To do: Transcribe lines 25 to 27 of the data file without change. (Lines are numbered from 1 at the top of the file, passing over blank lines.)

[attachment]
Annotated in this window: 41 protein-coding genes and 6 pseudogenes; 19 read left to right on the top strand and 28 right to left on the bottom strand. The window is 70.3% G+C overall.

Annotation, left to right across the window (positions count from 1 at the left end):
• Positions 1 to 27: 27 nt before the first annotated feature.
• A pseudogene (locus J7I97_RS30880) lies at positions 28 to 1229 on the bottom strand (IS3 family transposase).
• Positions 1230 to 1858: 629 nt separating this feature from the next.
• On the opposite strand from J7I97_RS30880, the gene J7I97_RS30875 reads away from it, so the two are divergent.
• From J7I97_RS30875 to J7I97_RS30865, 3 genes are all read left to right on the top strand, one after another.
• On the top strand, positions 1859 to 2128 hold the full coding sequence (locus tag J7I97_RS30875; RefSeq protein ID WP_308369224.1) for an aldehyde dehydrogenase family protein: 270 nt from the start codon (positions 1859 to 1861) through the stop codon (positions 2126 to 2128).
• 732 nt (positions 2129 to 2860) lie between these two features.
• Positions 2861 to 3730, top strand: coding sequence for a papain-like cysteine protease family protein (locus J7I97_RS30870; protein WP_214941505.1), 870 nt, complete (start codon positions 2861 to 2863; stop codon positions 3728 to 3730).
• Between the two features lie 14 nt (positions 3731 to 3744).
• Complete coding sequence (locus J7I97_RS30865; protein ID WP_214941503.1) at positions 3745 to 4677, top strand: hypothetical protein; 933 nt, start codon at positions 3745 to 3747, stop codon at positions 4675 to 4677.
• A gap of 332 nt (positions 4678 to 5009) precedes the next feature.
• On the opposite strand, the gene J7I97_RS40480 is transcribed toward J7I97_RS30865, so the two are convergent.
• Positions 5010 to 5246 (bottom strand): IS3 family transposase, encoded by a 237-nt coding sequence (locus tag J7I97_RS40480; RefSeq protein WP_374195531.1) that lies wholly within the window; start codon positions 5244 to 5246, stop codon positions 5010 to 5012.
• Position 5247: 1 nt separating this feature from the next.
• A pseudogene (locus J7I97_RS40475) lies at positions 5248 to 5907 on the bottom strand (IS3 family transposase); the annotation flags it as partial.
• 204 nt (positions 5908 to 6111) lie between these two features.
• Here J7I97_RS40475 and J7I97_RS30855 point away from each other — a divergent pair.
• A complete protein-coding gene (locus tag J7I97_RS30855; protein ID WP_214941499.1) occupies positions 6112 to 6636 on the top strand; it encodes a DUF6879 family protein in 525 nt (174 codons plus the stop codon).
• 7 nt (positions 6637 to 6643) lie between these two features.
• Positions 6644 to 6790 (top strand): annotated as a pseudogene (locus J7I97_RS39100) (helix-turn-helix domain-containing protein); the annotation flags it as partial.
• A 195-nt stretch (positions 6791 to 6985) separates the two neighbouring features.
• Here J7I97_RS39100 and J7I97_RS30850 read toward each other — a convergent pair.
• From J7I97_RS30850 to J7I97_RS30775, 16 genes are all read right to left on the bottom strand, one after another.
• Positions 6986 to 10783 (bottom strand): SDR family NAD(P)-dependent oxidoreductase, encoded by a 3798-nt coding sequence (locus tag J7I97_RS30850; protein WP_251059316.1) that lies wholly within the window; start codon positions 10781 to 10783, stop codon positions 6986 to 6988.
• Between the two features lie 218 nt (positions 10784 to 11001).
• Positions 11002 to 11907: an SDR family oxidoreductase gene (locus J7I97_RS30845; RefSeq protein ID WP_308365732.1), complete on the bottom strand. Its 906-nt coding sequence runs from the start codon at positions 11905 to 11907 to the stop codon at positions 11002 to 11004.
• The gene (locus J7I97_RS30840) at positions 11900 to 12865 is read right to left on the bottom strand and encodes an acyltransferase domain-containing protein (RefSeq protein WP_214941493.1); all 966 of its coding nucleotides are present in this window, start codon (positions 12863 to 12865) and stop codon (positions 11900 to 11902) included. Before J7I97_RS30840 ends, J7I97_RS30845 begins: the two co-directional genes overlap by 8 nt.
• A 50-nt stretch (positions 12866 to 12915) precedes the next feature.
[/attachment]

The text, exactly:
• From J7I97_RS30850 to J7I97_RS30775, 16 genes are all read right to left on the bottom strand, one after another.
• Positions 6986 to 10783 (bottom strand): SDR family NAD(P)-dependent oxidoreductase, encoded by a 3798-nt coding sequence (locus tag J7I97_RS30850; protein WP_251059316.1) that lies wholly within the window; start codon positions 10781 to 10783, stop codon positions 6986 to 6988.
• Between the two features lie 218 nt (positions 10784 to 11001).